Alternate sources for large secondary coil forms

From:  Jim Lux [SMTP:jimlux-at-earthlink-dot-net]
Sent:  Friday, July 03, 1998 10:27 AM
To:  Tesla List
Subject:  Alternate sources for large secondary coil forms

> 	If no one is aware of probs with HDPE coilforms, I suggest that 
> those of you looking for larger coilforms try commercial pipe shops
> specializing in sewer mains...that's where I found some.  Unfortunately,
> I'm still looking for an appropriate scrap (it comes in 40 foot
> :-(
> Also tends to be thick-walled and very heavy; one example of a 20 inch
> specimen had a 0.6 inch thick wall, and the guy said it was 16 lbs/foot!!
> On this basis, it might be a bit impractical unless one could find
> stock.  Anybody out there finding large diameter PVC??
> 						Clay

The thick wall PVC is what you are going to find. Sewer pipes have to be
strong enough to withstand the pressure of the soil (ask any civil
engineer, there isn't anything called "dirt") that the pipe is buried in,
which essentially determines the strength requirement. Sewer pipes usually
run at atmospheric pressure, so the "bursting strength" requirement is

For a thinner wall tube, a bit of fabrication might be required, but thin
wall polyethylene drums are available. A couple of 50 gal drums  welded (PE
is a pain to glue, but easy to weld) together end to end, perhaps after
removing the heads. You could make an insert out of 1/8" or 0.100 LDPE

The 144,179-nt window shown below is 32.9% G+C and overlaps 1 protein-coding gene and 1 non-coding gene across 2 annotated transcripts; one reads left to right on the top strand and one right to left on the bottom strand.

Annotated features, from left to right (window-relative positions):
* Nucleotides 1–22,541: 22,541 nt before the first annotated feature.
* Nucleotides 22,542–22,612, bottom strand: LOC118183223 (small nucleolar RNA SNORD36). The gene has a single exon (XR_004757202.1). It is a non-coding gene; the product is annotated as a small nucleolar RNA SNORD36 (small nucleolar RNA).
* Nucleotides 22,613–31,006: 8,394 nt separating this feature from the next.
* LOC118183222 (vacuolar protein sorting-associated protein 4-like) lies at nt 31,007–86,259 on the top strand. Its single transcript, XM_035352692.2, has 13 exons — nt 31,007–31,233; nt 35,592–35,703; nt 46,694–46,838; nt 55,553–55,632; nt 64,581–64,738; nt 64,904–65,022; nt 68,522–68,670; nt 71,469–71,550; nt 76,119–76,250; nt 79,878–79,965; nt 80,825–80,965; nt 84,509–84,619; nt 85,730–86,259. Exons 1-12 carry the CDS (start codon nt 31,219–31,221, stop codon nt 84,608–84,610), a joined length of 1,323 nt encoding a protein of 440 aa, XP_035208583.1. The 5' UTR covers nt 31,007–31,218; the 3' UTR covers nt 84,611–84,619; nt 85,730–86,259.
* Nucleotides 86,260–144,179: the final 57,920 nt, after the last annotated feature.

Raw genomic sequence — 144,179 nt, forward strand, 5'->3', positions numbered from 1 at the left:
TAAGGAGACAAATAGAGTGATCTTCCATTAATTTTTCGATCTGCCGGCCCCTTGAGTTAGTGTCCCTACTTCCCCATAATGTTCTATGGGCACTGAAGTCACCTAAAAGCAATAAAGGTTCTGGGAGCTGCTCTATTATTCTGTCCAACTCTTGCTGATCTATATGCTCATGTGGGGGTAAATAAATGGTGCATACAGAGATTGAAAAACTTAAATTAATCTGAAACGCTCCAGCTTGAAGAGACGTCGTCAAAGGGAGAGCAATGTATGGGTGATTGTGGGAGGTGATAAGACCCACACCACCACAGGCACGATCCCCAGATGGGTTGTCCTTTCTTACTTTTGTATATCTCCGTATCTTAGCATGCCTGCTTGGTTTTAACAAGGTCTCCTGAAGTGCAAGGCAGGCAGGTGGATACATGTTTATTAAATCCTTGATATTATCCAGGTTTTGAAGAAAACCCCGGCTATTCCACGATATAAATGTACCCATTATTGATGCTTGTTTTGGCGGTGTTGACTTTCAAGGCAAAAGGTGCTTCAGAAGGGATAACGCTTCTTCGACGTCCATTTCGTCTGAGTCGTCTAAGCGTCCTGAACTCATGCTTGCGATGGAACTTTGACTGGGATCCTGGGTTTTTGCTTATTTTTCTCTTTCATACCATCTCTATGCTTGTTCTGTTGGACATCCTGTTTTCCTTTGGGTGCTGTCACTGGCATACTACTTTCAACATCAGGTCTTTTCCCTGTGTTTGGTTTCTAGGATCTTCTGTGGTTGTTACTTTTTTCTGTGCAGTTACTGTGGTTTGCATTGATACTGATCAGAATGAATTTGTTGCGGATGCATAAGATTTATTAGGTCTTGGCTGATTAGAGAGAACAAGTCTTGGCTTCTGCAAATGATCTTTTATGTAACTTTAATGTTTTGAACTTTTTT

strip to use as a coupler.

For an even bigger fabrication challenge, but one that would certainly work
well, why not get a sheet of 0.100 PE and wrap it around a form (like
sonotube) and weld the seam. It comes 4 feet wide and 10 feet long, so you
would need to either lay vertical strips (along the axis of the cylinder)
or spiral it (much like the sonotube is made).

And, having just worked with a radome manufacturer (where dielectric
properties are very, very important) to spec out a 4 foot diam, 6 foot high
cylinder, here are some more thoughts. They make radomes a couple of ways.
One way is to start with a paper honeycomb cellular core (from Hexcel, for
instance) which is laminated with fiberglass prepreg layers on the inside
and outside. They vacuum bag it and cure it in an oven. A typical structure
is .030 fiberglass, .100 honeycomb, and .030 fiberglass. Our 4x6 foot
cylinder will weigh about 50-60 pounds and be extremely rigid.

Another way is to use foam and laminate the fiberglass over it. The key is
to get that center layer fairly thick, which gives it strength once you put
the inner and outer layers on it.

Both of these schemes have very low RF loss (at 13 GHz, the dielectric loss
is down in the hundredths of a dB, so at 1 MHz and lower, it probably has
an unmeasurably low loss).

You could just use a big solid cylinder of foam and then laminate
fiberglass over it.

Foam is a bit pricey in big blocks suitable for a form, but you might be
able to find something. You could glue some 2" thick foam slabs together
into a hollow octagon or something, and then turn the outside circular. Rig
up sort of a giant lathe (i.e. the same rig you are going to wind the wire
with later) to turn the foam down to a cylinder. Laying up fiberglass isn't
particularly difficult. You would want to use a very dry layup to reduce
the amount of resin. I would suggest checking out the literature on making
airplanes with foam fiberglass composites (like the Rutan VariEZ). 
Companies like Aircraft Spruce and Specialty in Tustin, CA (maybe it is
Santa Ana? (714) area code, anyway) sell kits for this, as well as the foam
and stuff.